She said that as a mother, she wants to be sure that any drug or test used in Canada has been approved by regulators without “political interference or pressure”. The independence of regulators to make their own careful medical assessment is more important than ever during the global pandemic, Freeland added.
More on the FDA backstory: Trump also suggested on Wednesday that the Food and Drug Administration’s decision to tighten its guidelines “was more than anything a political move.”
Trump has tried to reassure Americans by suggesting that a coronavirus vaccine will be available before they vote on election day. However, top experts have said that it is very unlikely that a shot will be ready by then.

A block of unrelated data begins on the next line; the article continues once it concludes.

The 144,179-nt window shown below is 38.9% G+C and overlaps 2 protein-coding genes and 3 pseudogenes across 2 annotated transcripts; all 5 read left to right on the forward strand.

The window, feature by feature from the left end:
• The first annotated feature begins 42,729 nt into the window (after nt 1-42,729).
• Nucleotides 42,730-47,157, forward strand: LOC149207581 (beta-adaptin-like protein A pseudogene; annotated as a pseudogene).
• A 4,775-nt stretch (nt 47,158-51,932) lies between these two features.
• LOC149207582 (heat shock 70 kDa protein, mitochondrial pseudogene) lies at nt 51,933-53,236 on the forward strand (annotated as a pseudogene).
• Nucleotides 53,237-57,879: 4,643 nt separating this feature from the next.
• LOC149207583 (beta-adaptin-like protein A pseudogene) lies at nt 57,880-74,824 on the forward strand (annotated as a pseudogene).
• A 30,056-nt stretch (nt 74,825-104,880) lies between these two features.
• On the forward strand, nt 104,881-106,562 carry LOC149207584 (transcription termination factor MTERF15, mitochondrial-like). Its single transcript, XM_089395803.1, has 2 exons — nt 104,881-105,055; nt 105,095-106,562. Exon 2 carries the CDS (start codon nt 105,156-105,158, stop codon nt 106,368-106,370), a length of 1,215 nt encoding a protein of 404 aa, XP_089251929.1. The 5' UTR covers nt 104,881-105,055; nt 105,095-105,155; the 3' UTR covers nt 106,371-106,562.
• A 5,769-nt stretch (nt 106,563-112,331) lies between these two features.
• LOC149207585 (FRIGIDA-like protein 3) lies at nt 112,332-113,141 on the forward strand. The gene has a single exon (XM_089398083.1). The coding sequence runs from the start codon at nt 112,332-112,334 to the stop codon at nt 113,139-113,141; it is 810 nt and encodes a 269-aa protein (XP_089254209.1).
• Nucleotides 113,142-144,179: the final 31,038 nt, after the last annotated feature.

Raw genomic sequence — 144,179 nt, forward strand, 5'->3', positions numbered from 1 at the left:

Other political pressure concerns: Two major science academies warned Thursday of cases of political interference.
“We find ongoing reports and incidents of the politicization of science, particularly the overwriting of evidence and advice from public health officials and the mockery of government scientists, alarming,” wrote the Presidents of the National Academy of Sciences and the National Academy of Medicine. “It undermines the credibility of health officials and the public’s trust in them when we need it most.”
More on the Canadian approach: Freeland, longtime Prime Minister Justin Trudeau’s minister for US-Canada relations, said the Liberal government had been working to get pre-sale deals on drugs, tests and vaccines.
“We need to be ready to source and source new technology, new tests, new vaccines and new therapeutics once they get the good housekeeping seal of approval from Canadian regulators,” Freeland said after being asked what Canada would approve fast Covid-19 test kits.
Access to testing and concerns about the lack of speed in getting results were a major concern for Canadians months into the pandemic. Much of Canada, Trudeau warned Wednesday, has entered the second wave.